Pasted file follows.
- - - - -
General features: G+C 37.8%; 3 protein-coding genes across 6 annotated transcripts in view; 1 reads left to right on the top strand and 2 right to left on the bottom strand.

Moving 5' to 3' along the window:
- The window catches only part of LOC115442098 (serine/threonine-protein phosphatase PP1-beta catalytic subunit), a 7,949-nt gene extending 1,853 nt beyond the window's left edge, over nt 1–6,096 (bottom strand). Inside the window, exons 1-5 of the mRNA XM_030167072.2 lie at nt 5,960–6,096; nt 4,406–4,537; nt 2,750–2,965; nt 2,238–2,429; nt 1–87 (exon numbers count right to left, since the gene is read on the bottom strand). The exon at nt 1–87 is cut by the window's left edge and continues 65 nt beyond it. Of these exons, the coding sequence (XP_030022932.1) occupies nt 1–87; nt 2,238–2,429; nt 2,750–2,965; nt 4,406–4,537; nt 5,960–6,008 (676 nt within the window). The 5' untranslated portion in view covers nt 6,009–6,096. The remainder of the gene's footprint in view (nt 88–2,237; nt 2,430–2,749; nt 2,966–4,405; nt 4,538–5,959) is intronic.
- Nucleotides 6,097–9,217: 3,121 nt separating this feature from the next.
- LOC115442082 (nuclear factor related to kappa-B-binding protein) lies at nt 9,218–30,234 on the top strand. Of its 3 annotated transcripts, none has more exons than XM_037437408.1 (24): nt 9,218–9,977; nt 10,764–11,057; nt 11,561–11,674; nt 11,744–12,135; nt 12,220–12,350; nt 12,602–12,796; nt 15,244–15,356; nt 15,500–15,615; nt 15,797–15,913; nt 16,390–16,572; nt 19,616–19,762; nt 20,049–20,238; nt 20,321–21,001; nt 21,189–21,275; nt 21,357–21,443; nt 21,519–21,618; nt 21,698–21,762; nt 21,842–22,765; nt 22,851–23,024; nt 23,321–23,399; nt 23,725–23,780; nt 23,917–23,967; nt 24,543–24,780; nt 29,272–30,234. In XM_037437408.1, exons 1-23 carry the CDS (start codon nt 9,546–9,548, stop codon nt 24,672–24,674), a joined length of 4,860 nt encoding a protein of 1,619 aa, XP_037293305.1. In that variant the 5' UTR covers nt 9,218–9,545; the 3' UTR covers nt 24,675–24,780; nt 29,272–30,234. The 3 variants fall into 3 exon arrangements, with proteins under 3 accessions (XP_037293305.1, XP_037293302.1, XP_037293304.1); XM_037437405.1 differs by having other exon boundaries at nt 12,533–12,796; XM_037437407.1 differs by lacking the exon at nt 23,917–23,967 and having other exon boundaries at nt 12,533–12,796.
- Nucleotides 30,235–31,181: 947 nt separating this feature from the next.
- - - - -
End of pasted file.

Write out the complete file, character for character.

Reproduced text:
General features: G+C 37.8%; 3 protein-coding genes across 6 annotated transcripts in view; 1 reads left to right on the top strand and 2 right to left on the bottom strand.

Moving 5' to 3' along the window:
- The window catches only part of LOC115442098 (serine/threonine-protein phosphatase PP1-beta catalytic subunit), a 7,949-nt gene extending 1,853 nt beyond the window's left edge, over nt 1–6,096 (bottom strand). Inside the window, exons 1-5 of the mRNA XM_030167072.2 lie at nt 5,960–6,096; nt 4,406–4,537; nt 2,750–2,965; nt 2,238–2,429; nt 1–87 (exon numbers count right to left, since the gene is read on the bottom strand). The exon at nt 1–87 is cut by the window's left edge and continues 65 nt beyond it. Of these exons, the coding sequence (XP_030022932.1) occupies nt 1–87; nt 2,238–2,429; nt 2,750–2,965; nt 4,406–4,537; nt 5,960–6,008 (676 nt within the window). The 5' untranslated portion in view covers nt 6,009–6,096. The remainder of the gene's footprint in view (nt 88–2,237; nt 2,430–2,749; nt 2,966–4,405; nt 4,538–5,959) is intronic.
- Nucleotides 6,097–9,217: 3,121 nt separating this feature from the next.
- LOC115442082 (nuclear factor related to kappa-B-binding protein) lies at nt 9,218–30,234 on the top strand. Of its 3 annotated transcripts, none has more exons than XM_037437408.1 (24): nt 9,218–9,977; nt 10,764–11,057; nt 11,561–11,674; nt 11,744–12,135; nt 12,220–12,350; nt 12,602–12,796; nt 15,244–15,356; nt 15,500–15,615; nt 15,797–15,913; nt 16,390–16,572; nt 19,616–19,762; nt 20,049–20,238; nt 20,321–21,001; nt 21,189–21,275; nt 21,357–21,443; nt 21,519–21,618; nt 21,698–21,762; nt 21,842–22,765; nt 22,851–23,024; nt 23,321–23,399; nt 23,725–23,780; nt 23,917–23,967; nt 24,543–24,780; nt 29,272–30,234. In XM_037437408.1, exons 1-23 carry the CDS (start codon nt 9,546–9,548, stop codon nt 24,672–24,674), a joined length of 4,860 nt encoding a protein of 1,619 aa, XP_037293305.1. In that variant the 5' UTR covers nt 9,218–9,545; the 3' UTR covers nt 24,675–24,780; nt 29,272–30,234. The 3 variants fall into 3 exon arrangements, with proteins under 3 accessions (XP_037293305.1, XP_037293302.1, XP_037293304.1); XM_037437405.1 differs by having other exon boundaries at nt 12,533–12,796; XM_037437407.1 differs by lacking the exon at nt 23,917–23,967 and having other exon boundaries at nt 12,533–12,796.
- Nucleotides 30,235–31,181: 947 nt separating this feature from the next.